When you’re looking for a last-chance miracle to draw a crush object close to your heart, who do you call upon but Cupid, the god of desire, erotic love, and affection. In 1961, silky-smoky-voiced Sam Cooke penned “Cupid,” his soulful plea to the boy with the bow and arrow, asking him to work his magic. Combining Latin rhythms with jazz and R&B, Sam created a perfect pop song. How could Cupid not fulfill his desperate wish? Here’s a man who’s in distress, in danger of losing all his happiness. For he loves a girl who doesn’t know he exists. And it’s all up to Cupid to fix. This really hits home, doesn’t it? How many of us have pined for someone – a person we probably saw every day at school or at work – who was barely aware of our existence?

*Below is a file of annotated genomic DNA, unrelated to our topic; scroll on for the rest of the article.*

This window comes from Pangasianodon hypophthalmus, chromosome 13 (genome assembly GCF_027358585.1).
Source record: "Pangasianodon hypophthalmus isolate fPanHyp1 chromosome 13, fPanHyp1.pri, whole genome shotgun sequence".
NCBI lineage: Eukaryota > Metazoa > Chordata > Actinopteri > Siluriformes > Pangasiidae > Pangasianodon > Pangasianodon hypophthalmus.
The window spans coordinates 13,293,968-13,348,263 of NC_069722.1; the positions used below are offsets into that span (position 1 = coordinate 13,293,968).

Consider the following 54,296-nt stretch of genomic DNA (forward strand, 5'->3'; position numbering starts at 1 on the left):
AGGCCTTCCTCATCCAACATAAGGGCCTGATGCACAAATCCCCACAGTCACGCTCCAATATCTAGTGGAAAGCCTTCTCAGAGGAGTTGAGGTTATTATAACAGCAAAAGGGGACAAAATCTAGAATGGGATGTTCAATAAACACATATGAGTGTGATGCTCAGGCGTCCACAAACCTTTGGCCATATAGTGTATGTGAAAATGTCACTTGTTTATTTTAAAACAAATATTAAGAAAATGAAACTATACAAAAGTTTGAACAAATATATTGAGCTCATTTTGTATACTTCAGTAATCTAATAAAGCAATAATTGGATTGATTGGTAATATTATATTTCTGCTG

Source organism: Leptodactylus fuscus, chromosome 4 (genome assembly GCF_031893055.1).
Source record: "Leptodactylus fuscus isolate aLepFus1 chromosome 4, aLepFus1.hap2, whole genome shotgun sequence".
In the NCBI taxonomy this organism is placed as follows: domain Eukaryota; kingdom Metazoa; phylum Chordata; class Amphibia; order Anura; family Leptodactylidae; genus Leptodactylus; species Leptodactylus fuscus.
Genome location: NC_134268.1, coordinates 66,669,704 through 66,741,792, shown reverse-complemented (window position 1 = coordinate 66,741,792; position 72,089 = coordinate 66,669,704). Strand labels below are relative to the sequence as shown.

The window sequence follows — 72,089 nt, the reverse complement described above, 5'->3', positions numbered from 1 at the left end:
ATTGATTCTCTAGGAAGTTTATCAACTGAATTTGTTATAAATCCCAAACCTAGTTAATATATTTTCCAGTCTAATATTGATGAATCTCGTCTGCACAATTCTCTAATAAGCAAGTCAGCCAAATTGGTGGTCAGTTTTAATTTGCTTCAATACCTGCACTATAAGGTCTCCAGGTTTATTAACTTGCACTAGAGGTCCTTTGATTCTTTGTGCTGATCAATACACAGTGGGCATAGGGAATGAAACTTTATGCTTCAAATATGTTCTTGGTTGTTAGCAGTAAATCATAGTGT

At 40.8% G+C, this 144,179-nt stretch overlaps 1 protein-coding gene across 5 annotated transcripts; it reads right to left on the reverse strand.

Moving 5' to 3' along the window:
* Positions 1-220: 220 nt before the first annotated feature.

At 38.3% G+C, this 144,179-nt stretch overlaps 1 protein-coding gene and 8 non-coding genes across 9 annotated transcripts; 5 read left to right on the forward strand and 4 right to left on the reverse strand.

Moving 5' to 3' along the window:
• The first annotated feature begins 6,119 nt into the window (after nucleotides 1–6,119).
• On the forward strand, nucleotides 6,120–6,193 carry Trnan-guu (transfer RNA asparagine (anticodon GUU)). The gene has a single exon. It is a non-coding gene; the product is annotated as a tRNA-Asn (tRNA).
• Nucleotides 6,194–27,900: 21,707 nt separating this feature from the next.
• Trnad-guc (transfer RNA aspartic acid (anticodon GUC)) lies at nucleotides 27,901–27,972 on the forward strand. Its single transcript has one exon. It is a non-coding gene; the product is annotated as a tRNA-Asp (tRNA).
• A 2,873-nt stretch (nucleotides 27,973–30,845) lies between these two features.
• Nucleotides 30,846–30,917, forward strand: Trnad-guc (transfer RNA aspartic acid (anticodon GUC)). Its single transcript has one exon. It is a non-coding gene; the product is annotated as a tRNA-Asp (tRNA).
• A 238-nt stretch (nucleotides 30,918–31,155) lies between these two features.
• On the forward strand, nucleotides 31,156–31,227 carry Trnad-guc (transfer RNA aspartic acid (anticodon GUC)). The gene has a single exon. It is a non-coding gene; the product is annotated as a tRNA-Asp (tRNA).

The record’s producers originally asked Sam to compose the song for a long-forgotten female singer to release, but they came to their senses when they heard Cooke croon the tune. It had “hit” written all over it. Released on May 16, 1961, it reached #7 on the Billboard Hot 100 and charted well in England, too. The song inspired a lot of young British singers, notably Rod Stewart, to hone their singing chops.
Many people have covered this famous song. None can match the poignant sense of desperation that Sam’s flawless voice evokes. But here are a few stand-outs that I personally like.
Check out the Czech! Singer Pavel Bobek delivers a song to the music of “Cupid.” It’s a reggae cut called “Úsvit,” which means dawn.
Gram Parker’s version is a very close interpretation of Sam’s original.
And I can’t forget the late, great Amy Winehouse, one of my favorite artists. She, too, delivers a reggae version. I think she was pleading for something that even Cupid couldn’t provide.
Finally, here’s beautiful Sam, singing “Cupid” live at the Harlem Square Club in 1963.
© Dana Spiardi, Feb 14, 2015